College, Debt, Loans, Student Loans
September 01, 2022
Last week, President Biden announced a plan to cancel up to $10,000 in federal student loans per borrower. Recipients of Pell grants will be eligible for up to $20,000 in canceled debt.
The details are still being worked out, and I would not be surprised if the proposed student debt relief faces a legal challenge. But I know so many of you are eager to understand if you will qualify for any debt relief.
The first thing to know is that the current “pause” on federal student loan payments is extended through December 31. The Biden administration says this is the final extension of the freeze in payments due (without interest accruing) that began at the start of the pandemic. If you expect you will still have an unpaid loan balance in 2023, now is the time to make sure you have a plan for making those payments on time.
Okay, now let’s dive into the debt relief program.
Who is Eligible
1. Individuals with income below $125,000 and married couples that file a joint tax return with income below $250,000 will be eligible for debt relief.
2. All borrowers with federal loans are eligible: undergrads, grads and parents with PLUS loans. Private loans are not covered by this proposed program.
3. Current students are eligible for loans taken out before July 2022. But if you are still claimed as a dependent on a parent’s tax return your eligibility is based on their income, not yours.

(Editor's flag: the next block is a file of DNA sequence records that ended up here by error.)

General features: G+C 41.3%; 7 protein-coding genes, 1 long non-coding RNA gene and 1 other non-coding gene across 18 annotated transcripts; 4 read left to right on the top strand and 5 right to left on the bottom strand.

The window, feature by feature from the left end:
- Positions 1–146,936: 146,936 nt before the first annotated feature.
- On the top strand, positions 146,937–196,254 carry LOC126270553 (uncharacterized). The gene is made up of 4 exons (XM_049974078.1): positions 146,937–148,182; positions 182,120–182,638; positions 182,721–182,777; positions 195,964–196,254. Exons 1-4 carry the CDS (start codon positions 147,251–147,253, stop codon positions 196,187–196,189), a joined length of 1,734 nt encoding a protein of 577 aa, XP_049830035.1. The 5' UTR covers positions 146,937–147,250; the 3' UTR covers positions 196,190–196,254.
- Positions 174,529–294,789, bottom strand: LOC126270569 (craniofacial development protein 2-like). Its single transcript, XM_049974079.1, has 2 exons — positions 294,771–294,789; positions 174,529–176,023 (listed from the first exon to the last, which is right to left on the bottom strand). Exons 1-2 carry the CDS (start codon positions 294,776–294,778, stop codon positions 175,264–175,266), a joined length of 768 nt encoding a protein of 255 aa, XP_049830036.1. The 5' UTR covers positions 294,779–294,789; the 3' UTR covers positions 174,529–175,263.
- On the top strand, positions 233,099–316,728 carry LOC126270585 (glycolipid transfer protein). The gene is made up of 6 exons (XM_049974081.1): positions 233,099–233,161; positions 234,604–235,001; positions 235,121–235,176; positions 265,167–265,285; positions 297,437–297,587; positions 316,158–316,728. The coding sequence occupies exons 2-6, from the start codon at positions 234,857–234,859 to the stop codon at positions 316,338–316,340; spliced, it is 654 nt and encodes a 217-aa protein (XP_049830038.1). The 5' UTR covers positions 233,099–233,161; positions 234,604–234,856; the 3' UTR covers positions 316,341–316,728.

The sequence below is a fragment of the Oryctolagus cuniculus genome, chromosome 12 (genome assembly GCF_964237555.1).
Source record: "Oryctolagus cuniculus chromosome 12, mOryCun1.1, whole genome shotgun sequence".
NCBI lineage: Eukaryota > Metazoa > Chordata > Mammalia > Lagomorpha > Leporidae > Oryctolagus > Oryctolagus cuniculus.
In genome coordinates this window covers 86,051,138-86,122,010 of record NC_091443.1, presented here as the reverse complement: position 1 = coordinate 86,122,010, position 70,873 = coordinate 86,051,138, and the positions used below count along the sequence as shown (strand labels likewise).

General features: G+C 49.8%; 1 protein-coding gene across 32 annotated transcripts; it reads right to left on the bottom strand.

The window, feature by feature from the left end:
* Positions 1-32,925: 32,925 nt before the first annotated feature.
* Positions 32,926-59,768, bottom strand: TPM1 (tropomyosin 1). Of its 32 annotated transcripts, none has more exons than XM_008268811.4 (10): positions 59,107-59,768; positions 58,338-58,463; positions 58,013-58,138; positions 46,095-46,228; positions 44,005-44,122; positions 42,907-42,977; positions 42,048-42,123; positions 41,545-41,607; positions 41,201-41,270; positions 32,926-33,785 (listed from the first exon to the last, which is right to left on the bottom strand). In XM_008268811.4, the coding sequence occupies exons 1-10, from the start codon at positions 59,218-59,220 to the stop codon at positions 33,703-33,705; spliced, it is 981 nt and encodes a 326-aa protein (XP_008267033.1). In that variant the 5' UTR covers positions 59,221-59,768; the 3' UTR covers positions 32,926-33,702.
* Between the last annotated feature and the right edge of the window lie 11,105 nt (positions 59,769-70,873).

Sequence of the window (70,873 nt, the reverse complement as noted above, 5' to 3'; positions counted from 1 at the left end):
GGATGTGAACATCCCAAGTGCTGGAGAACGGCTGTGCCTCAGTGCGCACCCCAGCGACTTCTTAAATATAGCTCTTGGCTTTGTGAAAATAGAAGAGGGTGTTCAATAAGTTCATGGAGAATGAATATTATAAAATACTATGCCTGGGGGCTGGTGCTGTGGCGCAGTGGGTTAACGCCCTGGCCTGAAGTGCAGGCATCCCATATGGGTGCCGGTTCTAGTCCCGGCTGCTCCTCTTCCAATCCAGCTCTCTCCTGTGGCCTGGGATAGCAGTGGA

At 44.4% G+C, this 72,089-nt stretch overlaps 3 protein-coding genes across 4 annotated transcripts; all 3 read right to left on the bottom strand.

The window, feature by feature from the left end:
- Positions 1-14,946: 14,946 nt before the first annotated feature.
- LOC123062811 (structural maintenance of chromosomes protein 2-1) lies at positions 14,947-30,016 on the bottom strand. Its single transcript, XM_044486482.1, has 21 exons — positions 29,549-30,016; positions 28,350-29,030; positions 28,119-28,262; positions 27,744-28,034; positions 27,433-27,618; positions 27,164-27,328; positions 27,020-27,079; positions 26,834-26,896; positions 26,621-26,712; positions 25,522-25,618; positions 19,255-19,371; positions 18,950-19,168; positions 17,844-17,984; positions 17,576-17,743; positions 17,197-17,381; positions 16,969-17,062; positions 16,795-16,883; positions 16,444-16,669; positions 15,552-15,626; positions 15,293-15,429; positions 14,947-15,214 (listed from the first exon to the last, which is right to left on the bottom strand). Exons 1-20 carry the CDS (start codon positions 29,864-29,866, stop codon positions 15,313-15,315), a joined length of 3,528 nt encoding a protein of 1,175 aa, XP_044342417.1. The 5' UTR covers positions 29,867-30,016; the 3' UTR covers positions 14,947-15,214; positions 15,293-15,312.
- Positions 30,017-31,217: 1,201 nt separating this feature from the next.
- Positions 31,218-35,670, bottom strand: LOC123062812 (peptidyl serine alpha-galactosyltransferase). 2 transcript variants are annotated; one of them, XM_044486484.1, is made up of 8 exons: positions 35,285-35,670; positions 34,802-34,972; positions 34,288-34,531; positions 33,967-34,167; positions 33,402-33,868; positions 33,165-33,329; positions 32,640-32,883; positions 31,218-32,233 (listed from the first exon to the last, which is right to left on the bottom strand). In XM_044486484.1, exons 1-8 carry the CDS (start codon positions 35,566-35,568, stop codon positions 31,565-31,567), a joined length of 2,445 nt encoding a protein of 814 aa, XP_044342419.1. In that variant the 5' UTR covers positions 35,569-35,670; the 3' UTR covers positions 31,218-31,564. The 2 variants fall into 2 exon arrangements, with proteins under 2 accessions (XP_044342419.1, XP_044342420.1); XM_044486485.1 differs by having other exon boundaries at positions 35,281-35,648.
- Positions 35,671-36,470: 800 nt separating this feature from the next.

Debt Cancellation Maximums
Up to $10,000 in federal student loans per qualified borrower will be canceled.
Up to $20,000 in debt will be canceled if the borrower also received any Pell grants.
Applying for Debt Relief
Most borrowers will need to apply for debt relief. The Department of Education is still in the process of figuring out the application process. They expect to announce the plan in October. No need to stress though, the Dept. of Education says the application will be simple.
I will keep you updated on things, but I also highly recommend you subscribe to a free email notification from the Dept. of Education. Click the first box on the page: “Federal Student Loan Borrower Updates” to stay up to date on when the application process will launch.
How Soon Debt Will be Cancelled
The Dept. of Education is aiming to cancel eligible debt within 4 to 6 weeks after receiving an application. The goal is to process all applications received by mid-November before the “pause” expires on Jan 1, 2023.
Taxation of Forgiven Student Loan Debt
There will not be any federal income tax due on canceled debt. If you live in a state that levies its own income tax, you will need to stay alert to how your state chooses to treat any canceled federal student loans.
Making Remaining Debt More Manageable
The plan includes other provisions that are aimed at making repayment of loans that exceed the $10,000/$20,000 limit less of a burden for many borrowers:
More income will be shielded from the repayment formula. New rules will shift more of the borrower’s income to “non-discretionary”, and that money is not considered when calculating the monthly payment due. If this proposal is enacted it could dramatically reduce many borrowers’ monthly payments.
Borrowers enrolled in an income-driven repayment plan for undergrad loans will have their monthly payments capped at no more than 5% of discretionary income. The current program sets payment at 10%.